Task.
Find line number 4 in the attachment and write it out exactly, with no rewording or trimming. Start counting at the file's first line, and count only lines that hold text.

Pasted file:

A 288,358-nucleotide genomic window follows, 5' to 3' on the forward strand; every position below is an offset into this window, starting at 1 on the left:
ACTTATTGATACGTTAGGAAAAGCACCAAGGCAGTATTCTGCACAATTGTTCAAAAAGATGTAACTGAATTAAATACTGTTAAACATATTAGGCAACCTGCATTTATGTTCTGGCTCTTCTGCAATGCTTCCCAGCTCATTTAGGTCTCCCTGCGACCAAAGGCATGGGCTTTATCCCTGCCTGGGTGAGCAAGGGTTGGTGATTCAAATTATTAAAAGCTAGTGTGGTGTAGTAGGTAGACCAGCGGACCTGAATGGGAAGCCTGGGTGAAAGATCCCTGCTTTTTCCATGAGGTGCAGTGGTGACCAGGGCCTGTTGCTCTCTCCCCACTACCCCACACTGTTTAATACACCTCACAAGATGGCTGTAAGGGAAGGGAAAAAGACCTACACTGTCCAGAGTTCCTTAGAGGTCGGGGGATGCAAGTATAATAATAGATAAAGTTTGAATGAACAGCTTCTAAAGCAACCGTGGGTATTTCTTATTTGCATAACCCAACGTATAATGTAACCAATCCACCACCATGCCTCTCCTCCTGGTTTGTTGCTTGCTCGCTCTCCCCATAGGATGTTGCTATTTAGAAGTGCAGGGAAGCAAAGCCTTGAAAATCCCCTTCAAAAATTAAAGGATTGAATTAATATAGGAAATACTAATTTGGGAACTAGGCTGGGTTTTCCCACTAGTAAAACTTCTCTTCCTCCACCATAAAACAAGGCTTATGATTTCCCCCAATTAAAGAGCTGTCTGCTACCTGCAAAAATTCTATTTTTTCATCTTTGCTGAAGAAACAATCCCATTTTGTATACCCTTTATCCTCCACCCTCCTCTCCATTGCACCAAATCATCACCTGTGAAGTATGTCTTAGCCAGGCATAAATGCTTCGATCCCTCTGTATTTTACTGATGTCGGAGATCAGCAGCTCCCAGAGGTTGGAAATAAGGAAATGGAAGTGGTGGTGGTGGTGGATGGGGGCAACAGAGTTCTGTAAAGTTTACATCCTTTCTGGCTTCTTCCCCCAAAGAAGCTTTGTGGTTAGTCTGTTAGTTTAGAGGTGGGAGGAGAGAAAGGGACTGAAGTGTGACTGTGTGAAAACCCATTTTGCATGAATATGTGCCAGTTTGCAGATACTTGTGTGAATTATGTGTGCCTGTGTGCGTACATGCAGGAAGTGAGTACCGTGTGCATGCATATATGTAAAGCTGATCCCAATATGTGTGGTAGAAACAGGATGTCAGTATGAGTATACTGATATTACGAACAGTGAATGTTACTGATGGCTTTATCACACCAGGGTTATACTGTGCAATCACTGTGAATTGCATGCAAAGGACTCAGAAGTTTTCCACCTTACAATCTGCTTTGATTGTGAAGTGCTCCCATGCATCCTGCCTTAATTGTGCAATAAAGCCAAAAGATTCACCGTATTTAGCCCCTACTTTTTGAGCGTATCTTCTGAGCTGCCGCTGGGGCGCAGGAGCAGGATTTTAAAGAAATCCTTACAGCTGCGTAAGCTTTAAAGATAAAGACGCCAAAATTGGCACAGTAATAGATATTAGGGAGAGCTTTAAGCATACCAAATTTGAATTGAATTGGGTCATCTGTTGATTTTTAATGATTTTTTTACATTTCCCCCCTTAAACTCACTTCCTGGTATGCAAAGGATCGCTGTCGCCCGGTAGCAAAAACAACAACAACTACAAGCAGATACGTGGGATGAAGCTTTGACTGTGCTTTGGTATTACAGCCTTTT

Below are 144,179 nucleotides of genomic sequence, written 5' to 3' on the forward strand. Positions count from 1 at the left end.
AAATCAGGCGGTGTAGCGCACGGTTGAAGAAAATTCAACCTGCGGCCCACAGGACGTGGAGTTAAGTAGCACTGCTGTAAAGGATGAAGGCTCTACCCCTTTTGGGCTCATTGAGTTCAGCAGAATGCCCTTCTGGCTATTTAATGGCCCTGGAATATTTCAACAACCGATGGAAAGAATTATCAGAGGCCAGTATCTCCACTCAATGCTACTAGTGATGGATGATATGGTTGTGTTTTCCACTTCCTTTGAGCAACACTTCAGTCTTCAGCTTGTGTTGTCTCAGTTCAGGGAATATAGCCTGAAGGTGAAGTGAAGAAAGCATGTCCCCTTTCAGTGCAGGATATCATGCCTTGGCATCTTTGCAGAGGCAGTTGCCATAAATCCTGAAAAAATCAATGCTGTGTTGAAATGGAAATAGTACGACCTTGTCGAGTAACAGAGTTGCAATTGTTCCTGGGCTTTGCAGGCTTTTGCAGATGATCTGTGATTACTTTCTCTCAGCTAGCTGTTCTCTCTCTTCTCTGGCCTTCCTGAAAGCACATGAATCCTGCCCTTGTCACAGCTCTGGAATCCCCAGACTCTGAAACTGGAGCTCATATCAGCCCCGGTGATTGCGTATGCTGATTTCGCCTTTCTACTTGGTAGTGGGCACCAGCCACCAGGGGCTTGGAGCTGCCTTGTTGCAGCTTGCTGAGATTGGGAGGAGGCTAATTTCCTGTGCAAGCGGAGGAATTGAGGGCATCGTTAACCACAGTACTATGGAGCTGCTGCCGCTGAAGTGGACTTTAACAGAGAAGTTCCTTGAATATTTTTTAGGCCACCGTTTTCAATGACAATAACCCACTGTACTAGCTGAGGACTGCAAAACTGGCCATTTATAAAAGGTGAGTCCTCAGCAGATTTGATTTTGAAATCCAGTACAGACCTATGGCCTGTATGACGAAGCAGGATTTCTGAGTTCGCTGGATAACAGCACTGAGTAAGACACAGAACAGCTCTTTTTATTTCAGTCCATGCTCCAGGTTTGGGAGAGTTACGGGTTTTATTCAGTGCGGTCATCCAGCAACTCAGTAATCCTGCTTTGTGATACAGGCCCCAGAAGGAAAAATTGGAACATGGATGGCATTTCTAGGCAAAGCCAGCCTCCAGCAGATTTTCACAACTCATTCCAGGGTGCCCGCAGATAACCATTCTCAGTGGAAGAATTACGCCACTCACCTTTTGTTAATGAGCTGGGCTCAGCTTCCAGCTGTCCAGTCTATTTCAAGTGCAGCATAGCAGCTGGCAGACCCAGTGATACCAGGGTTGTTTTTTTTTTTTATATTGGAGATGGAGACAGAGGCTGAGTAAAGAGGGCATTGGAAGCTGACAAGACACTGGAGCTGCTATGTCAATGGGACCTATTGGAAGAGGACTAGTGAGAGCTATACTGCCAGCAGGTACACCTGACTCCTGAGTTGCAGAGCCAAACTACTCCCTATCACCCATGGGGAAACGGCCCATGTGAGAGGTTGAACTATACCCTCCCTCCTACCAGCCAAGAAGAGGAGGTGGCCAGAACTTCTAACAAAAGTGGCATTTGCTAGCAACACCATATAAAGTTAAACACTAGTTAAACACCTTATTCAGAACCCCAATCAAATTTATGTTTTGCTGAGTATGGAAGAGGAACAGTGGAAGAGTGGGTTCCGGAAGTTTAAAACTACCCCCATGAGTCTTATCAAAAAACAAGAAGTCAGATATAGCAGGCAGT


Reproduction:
AAATCAGGCGGTGTAGCGCACGGTTGAAGAAAATTCAACCTGCGGCCCACAGGACGTGGAGTTAAGTAGCACTGCTGTAAAGGATGAAGGCTCTACCCCTTTTGGGCTCATTGAGTTCAGCAGAATGCCCTTCTGGCTATTTAATGGCCCTGGAATATTTCAACAACCGATGGAAAGAATTATCAGAGGCCAGTATCTCCACTCAATGCTACTAGTGATGGATGATATGGTTGTGTTTTCCACTTCCTTTGAGCAACACTTCAGTCTTCAGCTTGTGTTGTCTCAGTTCAGGGAATATAGCCTGAAGGTGAAGTGAAGAAAGCATGTCCCCTTTCAGTGCAGGATATCATGCCTTGGCATCTTTGCAGAGGCAGTTGCCATAAATCCTGAAAAAATCAATGCTGTGTTGAAATGGAAATAGTACGACCTTGTCGAGTAACAGAGTTGCAATTGTTCCTGGGCTTTGCAGGCTTTTGCAGATGATCTGTGATTACTTTCTCTCAGCTAGCTGTTCTCTCTCTTCTCTGGCCTTCCTGAAAGCACATGAATCCTGCCCTTGTCACAGCTCTGGAATCCCCAGACTCTGAAACTGGAGCTCATATCAGCCCCGGTGATTGCGTATGCTGATTTCGCCTTTCTACTTGGTAGTGGGCACCAGCCACCAGGGGCTTGGAGCTGCCTTGTTGCAGCTTGCTGAGATTGGGAGGAGGCTAATTTCCTGTGCAAGCGGAGGAATTGAGGGCATCGTTAACCACAGTACTATGGAGCTGCTGCCGCTGAAGTGGACTTTAACAGAGAAGTTCCTTGAATATTTTTTAGGCCACCGTTTTCAATGACAATAACCCACTGTACTAGCTGAGGACTGCAAAACTGGCCATTTATAAAAGGTGAGTCCTCAGCAGATTTGATTTTGAAATCCAGTACAGACCTATGGCCTGTATGACGAAGCAGGATTTCTGAGTTCGCTGGATAACAGCACTGAGTAAGACACAGAACAGCTCTTTTTATTTCAGTCCATGCTCCAGGTTTGGGAGAGTTACGGGTTTTATTCAGTGCGGTCATCCAGCAACTCAGTAATCCTGCTTTGTGATACAGGCCCCAGAAGGAAAAATTGGAACATGGATGGCATTTCTAGGCAAAGCCAGCCTCCAGCAGATTTTCACAACTCATTCCAGGGTGCCCGCAGATAACCATTCTCAGTGGAAGAATTACGCCACTCACCTTTTGTTAATGAGCTGGGCTCAGCTTCCAGCTGTCCAGTCTATTTCAAGTGCAGCATAGCAGCTGGCAGACCCAGTGATACCAGGGTTGTTTTTTTTTTTTATATTGGAGATGGAGACAGAGGCTGAGTAAAGAGGGCATTGGAAGCTGACAAGACACTGGAGCTGCTATGTCAATGGGACCTATTGGAAGAGGACTAGTGAGAGCTATACTGCCAGCAGGTACACCTGACTCCTGAGTTGCAGAGCCAAACTACTCCCTATCACCCATGGGGAAACGGCCCATGTGAGAGGTTGAACTATACCCTCCCTCCTACCAGCCAAGAAGAGGAGGTGGCCAGAACTTCTAACAAAAGTGGCATTTGCTAGCAACACCATATAAAGTTAAACACTAGTTAAACACCTTATTCAGAACCCCAATCAAATTTATGTTTTGCTGAGTATGGAAGAGGAACAGTGGAAGAGTGGGTTCCGGAAGTTTAAAACTACCCCCATGAGTCTTATCAAAAAACAAGAAGTCAGATATAGCAGGCAGT